Bacterial Signaling Networks
Research in the Bischofs-lab focuses on the experimental and theoretical analysis of bacterial signaling networks. These circuits are used by bacteria to sense and respond to their environment but also to interact with each other. Our broad aim is to understand the relationship between the function and design of these networks which evolved in a world subject to both biological and physical constraints.
Our model system is the gram-positive bacterium Bacillus subtilis. Bacillus shows an exquisite variety of adaptive behaviors to environmental stress and differentiates into special cell phenotypes. Differentiation is under control of interlinked signaling networks. The fairly detailed prior knowledge about the networks, in particular the sporulation phosphorelay, allows us to ask “higher-order” questions about network organization in relationship to facilitating complex tasks such as cell communication or the generation of phenotypic diversity. Answering those experimentally requires novel (still “low-throughput”) techniques to measure signaling activity both across the population and at the single cell level. We particularly employ biophysical approaches based on fluorescence microscopy. In addition, the extensive prior and our own experimental studies provide sufficient information to develop and further refine computational models to help us guide future experiments and to abstract our findings.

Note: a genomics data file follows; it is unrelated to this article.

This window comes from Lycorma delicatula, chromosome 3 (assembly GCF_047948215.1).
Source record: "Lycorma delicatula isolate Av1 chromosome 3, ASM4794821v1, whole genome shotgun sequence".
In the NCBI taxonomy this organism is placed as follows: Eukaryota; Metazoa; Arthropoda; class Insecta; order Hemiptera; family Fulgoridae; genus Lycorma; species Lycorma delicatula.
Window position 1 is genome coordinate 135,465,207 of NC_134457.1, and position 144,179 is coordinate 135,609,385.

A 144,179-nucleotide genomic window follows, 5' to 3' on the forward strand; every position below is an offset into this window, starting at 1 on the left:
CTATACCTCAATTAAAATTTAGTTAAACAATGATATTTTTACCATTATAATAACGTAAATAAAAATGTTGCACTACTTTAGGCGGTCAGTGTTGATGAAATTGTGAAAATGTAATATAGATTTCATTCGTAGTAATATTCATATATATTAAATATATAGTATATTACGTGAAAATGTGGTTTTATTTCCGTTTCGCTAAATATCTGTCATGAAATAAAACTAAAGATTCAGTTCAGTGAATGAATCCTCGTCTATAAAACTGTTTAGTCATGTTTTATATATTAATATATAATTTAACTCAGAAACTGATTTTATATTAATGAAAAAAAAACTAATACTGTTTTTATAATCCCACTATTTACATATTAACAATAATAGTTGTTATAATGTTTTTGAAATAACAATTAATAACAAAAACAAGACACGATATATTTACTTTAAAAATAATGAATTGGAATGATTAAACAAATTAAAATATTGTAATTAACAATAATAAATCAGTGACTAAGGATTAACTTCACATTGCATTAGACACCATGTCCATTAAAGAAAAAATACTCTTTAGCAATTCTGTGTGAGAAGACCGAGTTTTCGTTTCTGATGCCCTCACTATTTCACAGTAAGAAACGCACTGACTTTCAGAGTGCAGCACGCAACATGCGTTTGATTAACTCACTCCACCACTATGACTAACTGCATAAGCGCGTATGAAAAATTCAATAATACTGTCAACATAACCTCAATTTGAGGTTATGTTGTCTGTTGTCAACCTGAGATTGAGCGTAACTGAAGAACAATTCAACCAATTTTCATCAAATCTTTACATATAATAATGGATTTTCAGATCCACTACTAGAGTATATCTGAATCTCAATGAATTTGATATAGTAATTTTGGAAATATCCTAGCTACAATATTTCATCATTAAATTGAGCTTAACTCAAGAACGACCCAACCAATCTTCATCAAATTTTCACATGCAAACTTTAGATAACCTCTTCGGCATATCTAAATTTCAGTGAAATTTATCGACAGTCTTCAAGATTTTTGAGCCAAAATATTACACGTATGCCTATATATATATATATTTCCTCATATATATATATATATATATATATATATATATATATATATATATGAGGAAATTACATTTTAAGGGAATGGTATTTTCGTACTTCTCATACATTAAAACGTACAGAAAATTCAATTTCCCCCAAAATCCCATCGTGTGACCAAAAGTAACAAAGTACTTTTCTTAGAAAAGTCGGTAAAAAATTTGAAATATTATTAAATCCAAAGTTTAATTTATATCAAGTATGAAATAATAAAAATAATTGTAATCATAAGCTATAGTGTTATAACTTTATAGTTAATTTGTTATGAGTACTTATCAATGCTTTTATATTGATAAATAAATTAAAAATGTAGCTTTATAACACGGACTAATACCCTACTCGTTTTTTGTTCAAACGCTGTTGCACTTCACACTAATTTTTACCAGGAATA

Please also note our web pages at BioQuant
Snapshot of a sporulating micro-colony showing a large degree of phenotypic heterogeneity. Cells that activate the sporulation pathway are expressing CFP (blue) driven from a sporulation promoter PspoIIA while cells that delay sporulation express YFP (yellow) from the PrapA promoter. This promoter drives not only the expression a regulatory protein (RapA) but also the transcription of an extracellular signaling peptide (PhrA) that is implied to serve bacterial communication. The bright spots denote maturing endo-spores.